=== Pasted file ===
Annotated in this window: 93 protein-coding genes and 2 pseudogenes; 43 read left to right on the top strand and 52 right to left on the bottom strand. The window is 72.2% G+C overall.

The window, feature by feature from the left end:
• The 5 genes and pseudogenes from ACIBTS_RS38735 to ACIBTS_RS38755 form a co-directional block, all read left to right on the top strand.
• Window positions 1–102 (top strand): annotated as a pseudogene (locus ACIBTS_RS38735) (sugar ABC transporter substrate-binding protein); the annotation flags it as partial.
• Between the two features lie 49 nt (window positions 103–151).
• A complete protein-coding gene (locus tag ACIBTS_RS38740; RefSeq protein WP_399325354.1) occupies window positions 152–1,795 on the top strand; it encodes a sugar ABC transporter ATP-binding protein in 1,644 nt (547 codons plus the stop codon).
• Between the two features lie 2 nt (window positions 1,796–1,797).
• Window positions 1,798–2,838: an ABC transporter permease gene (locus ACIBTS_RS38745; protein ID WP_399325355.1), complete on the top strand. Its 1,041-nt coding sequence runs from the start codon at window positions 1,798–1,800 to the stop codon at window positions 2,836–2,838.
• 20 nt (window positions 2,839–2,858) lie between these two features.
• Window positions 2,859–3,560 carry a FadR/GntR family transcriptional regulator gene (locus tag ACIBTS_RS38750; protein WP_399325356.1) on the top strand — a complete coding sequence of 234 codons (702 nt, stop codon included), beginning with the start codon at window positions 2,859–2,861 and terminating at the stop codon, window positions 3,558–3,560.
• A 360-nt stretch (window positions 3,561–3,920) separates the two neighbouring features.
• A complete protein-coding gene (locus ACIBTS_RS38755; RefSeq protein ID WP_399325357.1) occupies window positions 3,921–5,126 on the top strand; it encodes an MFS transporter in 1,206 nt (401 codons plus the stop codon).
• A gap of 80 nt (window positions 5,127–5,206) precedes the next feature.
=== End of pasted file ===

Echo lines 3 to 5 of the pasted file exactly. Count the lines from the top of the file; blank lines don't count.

• The 5 genes and pseudogenes from ACIBTS_RS38735 to ACIBTS_RS38755 form a co-directional block, all read left to right on the top strand.
• Window positions 1–102 (top strand): annotated as a pseudogene (locus ACIBTS_RS38735) (sugar ABC transporter substrate-binding protein); the annotation flags it as partial.
• Between the two features lie 49 nt (window positions 103–151).